Gov. Rick Snyder, (R-MI), speaks during a House Oversight and Government Reform Committee hearing, about the Flint, Michigan water crisis, on Capitol Hill March 17, 2016 in Washington, DC. | Mark Wilson, Getty Images
Updated 5:48 p.m., 1/12/21, 9:47 p.m., 1/13/21 with charges
Republican former Gov. Rick Snyder on Wednesday was charged in connection with the Flint water crisis. He faces two counts of willful neglect of duty, misdemeanors which could each result in up to a year in prison and as much as a $1,000 fine.
On Tuesday, the Associated Press reported that the ex-governor and up to 10 former Snyder administration officials would face charges for their roles in the Flint water crisis.
The charges themselves are as of yet unknown, but the individuals — including former top Snyder adviser Rich Baird and former Department of Health and Human Services (DHHS) Director Nick Lyon — are apparently set to be formally indicted in Flint as soon as Thursday.
Attorney General Dana Nessel’s office declined to comment. Nessel’s office had dropped in 2019 an ongoing three-year-long investigation into the Flint water crisis begun by former Attorney General Bill Schuette that was plagued by problems to start a new investigation under her leadership.
Since Nessel has an obligation as attorney general to defend the state on civil matters, ethical rules require her to be screened off from the criminal investigation.
“Not in a position to comment on the details of the team’s ongoing investigation, but they are working diligently. Will share more when in a position to do so,” said Nessel spokesperson Courtney Covington Watkins said Tuesday.
The attorney general’s office scheduled a press conference for Thursday.
The Flint water scandal began in 2014, when state-appointed emergency managers in Flint tried to save money by switching the city’s water supply to the Flint River without implementing anti-corrosion treatments. The old pipes leeched lead into the city’s drinking water and has caused widespread health issues, including Legionnaires’ disease for residents.
Lyon was charged with involuntary manslaughter in 2018 for failing to inform the public in a timely manner about a related Legionnaires’ outbreak triggered by the crisis. Those charges were dropped the following year as Nessel started a new investigation.
An attorney for Snyder told the AP that the “Office of Special Counsel clearly needs a scapegoat.”
In a statement, Baird’s attorney, Randall Levine, said that they “have not been made aware of what the charges are, or how they are related to [Baird’s] position with former Michigan Governor Rick Snyder’s administration.”
Ted Leopold and Michael Pitt, interim court-appointed co-lead class counsel in the Flint civil litigation, said in a statement that the $641.2 million civil settlement remains pending in court.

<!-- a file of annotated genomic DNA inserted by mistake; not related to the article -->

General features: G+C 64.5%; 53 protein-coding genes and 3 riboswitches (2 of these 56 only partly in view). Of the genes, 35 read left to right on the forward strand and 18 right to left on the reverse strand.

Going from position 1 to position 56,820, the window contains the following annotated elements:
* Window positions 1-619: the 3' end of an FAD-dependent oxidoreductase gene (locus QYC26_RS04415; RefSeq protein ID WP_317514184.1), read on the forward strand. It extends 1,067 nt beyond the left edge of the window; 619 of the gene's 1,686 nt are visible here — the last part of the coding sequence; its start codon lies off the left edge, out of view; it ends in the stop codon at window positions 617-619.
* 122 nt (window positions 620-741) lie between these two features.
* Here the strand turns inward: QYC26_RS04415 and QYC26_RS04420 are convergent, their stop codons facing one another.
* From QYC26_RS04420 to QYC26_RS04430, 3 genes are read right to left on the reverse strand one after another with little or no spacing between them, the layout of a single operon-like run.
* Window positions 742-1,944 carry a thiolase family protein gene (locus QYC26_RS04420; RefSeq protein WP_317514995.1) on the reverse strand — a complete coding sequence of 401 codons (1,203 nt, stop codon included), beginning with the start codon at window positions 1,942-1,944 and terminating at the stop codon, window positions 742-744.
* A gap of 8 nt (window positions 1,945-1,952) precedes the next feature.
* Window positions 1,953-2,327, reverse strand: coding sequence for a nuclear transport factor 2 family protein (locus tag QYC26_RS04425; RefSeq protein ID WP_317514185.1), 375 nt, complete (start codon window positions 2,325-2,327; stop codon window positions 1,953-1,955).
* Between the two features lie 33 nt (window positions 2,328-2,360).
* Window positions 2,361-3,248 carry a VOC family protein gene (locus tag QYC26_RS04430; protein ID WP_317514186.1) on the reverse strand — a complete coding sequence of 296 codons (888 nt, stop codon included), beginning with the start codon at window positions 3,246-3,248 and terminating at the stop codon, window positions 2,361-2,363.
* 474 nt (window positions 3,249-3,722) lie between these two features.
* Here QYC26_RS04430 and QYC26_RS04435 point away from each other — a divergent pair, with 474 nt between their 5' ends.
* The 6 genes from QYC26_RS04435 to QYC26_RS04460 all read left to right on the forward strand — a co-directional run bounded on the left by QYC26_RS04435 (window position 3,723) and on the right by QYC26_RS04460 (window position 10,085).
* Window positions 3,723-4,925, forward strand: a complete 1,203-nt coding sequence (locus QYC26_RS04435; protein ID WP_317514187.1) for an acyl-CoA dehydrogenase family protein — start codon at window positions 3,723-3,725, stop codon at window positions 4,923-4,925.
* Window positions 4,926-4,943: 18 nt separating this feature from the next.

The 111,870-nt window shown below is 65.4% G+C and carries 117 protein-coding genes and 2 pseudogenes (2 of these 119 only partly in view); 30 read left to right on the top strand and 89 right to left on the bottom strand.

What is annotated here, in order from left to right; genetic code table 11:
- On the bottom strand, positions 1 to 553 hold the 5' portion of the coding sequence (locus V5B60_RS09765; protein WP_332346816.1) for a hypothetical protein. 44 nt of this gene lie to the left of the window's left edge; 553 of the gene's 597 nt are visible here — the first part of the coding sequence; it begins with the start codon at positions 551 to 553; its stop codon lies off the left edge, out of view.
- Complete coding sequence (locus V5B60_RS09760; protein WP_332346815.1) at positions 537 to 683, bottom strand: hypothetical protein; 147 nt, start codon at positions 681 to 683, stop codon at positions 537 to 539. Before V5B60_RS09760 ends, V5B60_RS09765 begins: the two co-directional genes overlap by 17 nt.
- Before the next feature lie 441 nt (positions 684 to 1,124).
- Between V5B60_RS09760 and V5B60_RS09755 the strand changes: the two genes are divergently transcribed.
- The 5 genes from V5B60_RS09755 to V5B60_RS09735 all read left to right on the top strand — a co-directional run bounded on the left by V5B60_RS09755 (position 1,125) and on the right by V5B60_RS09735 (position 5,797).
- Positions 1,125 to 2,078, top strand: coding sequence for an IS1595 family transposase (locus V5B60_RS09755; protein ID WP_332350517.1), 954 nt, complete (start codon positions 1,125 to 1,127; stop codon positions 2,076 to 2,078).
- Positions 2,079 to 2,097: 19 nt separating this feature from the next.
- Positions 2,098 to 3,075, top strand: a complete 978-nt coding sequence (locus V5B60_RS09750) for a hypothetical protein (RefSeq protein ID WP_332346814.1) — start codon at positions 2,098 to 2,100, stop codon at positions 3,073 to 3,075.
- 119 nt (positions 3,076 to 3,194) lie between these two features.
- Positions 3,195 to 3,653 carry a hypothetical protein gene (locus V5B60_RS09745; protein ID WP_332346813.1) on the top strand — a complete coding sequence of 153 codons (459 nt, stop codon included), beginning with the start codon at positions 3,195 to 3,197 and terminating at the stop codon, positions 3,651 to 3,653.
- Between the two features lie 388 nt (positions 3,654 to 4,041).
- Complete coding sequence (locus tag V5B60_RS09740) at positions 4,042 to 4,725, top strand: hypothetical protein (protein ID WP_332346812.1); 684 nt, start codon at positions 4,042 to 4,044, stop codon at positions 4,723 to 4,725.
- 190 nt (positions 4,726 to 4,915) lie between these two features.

There is also ongoing litigation against two private engineering firms charged with professional negligence, as well as litigation against the U.S. Environmental Protection Agency (EPA).
“The residents of Flint were victims of decisions by the State of Michigan that resulted in tragic and devastating consequences. While we can never undo the injustice that occurred to the victims of Flint and their community, those responsible—including Governor Snyder and those he appointed to oversee the needs of the Flint residents—should be held accountable for the devastation they caused,” said Leopold and Pitt.
“On behalf of our clients we give our assurances that we will continue to fight to make sure that a full measure of justice is obtained.”*
Senate Minority Leader Jim Ananich (D-Flint) noted that the investigation is ongoing but he is confident that it will bring justice for victims.
“I am working to get more information and it is my understanding that the Flint water investigation is ongoing. While we do not yet know the full extent of the charges expected to be made, I have said from the beginning that justice requires even the most powerful be held accountable for what happened to the families of my city,” Ananich said.
“No person, no politician, is above the law. I have every expectation that our attorney general and her team is pursuing every legal avenue to deliver justice for Flint.”
A statement from Progress Michigan Executive Director Lonnie Scott simply reads: “It’s about damn time. Justice for the people of Flint is long overdue.”
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